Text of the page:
When all the kings west of the Jordan River heard about these events,
they joined together to fight Joshua and Israel. (They were the kings in the mountains, the foothills, and along the whole Mediterranean coast as far as Lebanon, the kings of the Hittites, Amorites, Canaanites, Perizzites, Hivites, and Jebusites.)
When the people living in Gibeon heard what Joshua had done to Jericho and Ai,
they devised a scheme. They posed as messengers. They took worn-out sacks on their donkeys. Their wineskins were old, split, and patched.
Their sandals were worn-out and repaired, and their clothes were tattered. All their bread was dried out and crumbling.
They came to Joshua in the camp at Gilgal. They told Joshua and the men of Israel, "We have come from a distant country. Make a treaty with us right now."
The men of Israel said to the Hivites, "What if you're living in this area? We wouldn't be able to make a treaty with you."
They responded to Joshua, "We're at your mercy." Joshua asked them, "Who are you, and where did you come from?"
They answered him, "We came from a country very far away because the LORD your God has become famous. We heard stories about him and everything he did in Egypt.
We also heard everything he did to the two kings of the Amorites east of the Jordan, King Sihon of Heshbon and King Og of Bashan in Ashtaroth.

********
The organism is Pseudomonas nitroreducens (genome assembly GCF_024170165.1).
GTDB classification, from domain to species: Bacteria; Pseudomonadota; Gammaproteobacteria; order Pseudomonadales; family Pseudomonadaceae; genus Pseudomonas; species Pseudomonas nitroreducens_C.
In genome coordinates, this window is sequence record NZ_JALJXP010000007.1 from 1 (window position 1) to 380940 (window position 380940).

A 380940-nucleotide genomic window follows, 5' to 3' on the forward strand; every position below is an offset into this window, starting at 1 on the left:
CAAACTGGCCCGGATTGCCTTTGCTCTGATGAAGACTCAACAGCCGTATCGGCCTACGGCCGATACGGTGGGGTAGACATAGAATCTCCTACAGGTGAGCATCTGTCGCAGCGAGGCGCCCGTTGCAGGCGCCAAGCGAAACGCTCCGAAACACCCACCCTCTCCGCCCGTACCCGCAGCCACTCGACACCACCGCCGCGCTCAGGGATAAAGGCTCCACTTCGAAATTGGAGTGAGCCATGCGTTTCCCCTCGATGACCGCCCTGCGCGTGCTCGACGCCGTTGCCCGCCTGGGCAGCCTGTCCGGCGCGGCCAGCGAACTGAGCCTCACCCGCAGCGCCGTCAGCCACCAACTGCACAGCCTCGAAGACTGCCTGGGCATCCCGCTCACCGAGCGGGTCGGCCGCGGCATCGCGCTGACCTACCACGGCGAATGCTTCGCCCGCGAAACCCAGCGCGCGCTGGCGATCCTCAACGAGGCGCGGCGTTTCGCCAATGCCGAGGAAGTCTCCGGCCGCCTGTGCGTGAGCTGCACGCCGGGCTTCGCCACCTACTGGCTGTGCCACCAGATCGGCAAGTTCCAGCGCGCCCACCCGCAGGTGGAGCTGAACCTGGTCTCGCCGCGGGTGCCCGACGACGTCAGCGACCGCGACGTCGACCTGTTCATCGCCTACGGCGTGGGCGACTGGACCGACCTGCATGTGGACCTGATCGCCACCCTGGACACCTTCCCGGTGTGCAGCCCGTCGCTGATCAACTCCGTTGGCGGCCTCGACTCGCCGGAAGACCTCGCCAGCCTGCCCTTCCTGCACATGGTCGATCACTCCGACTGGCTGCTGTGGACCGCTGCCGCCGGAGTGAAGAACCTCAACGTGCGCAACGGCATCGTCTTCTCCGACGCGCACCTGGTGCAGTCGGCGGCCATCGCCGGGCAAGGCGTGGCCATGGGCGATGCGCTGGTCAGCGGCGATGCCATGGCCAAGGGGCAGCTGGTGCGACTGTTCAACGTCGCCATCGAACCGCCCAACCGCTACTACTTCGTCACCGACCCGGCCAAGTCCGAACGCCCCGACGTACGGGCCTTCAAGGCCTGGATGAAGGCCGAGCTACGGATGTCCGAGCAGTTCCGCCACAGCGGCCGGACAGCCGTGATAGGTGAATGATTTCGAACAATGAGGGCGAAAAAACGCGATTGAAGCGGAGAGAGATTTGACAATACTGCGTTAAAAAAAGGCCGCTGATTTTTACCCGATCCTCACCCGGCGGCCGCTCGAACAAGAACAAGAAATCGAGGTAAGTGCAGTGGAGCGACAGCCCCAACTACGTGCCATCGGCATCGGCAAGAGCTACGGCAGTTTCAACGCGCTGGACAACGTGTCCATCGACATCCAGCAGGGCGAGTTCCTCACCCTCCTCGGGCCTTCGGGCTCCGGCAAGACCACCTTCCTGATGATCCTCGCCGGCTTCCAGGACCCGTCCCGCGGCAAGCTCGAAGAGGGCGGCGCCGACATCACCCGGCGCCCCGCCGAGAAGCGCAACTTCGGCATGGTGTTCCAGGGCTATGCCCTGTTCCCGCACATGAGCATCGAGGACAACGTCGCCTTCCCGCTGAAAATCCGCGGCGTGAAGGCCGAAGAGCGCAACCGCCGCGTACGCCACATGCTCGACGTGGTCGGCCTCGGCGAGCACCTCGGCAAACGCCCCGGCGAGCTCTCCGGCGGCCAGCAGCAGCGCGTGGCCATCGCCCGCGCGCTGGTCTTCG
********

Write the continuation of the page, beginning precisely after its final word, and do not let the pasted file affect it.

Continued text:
Our leaders and everyone who lives in our country told us, 'Take what you need for the trip, and go meet them. Tell them, "We're at your mercy. Make a treaty with us right now."'
Our bread was warm when we left home to meet with you. Look at it now! It's dry and crumbling.
These were new wineskins when we filled them. Look at them now! See how they are splitting! Our clothes and sandals are also worn-out because we have come such a long way."
The men believed the evidence they were shown, but they did not ask the LORD about it.
So Joshua made peace with them by making a treaty which allowed them to live. The leaders of the congregation swore to it with an oath.
But three days after the treaty was made, the Israelites heard that these people were their neighbors and lived with them.
The Israelites broke camp. They came to the cities of Gibeon, Chephirah, Beeroth, and Kiriath Jearim two days later.
The Israelites didn't destroy these other people, because the leaders of the congregation had sworn an oath about them to the LORD God of Israel. The whole congregation complained about the leaders.
But all the leaders said to them, "We have sworn an oath about them to the LORD God of Israel, so we cannot touch them now.
We must let them live to avoid [the LORD's] anger because of the oath we swore."
The leaders said that they should be allowed to live. So they became woodcutters and water carriers for the whole congregation, as the leaders had said.
Joshua sent for the people of Gibeon and asked, "Why did you deceive us by saying, 'We live very far away from you,' when you live here with us?
You are under a curse now. You will always be servants. You will be woodcutters and water carriers for the house of my God."
They answered Joshua, "We were told that the LORD your God commanded his servant Moses to give you the whole land and destroy all who live there. We deceived you because we feared for our lives.
Now we're at your mercy. Do to us what you think is good and right."
So Joshua rescued them and did not let the people of Israel kill them.
But that day Joshua made them woodcutters and water carriers for the congregation. They served the LORD's altar, wherever he chose to put it. They still serve today.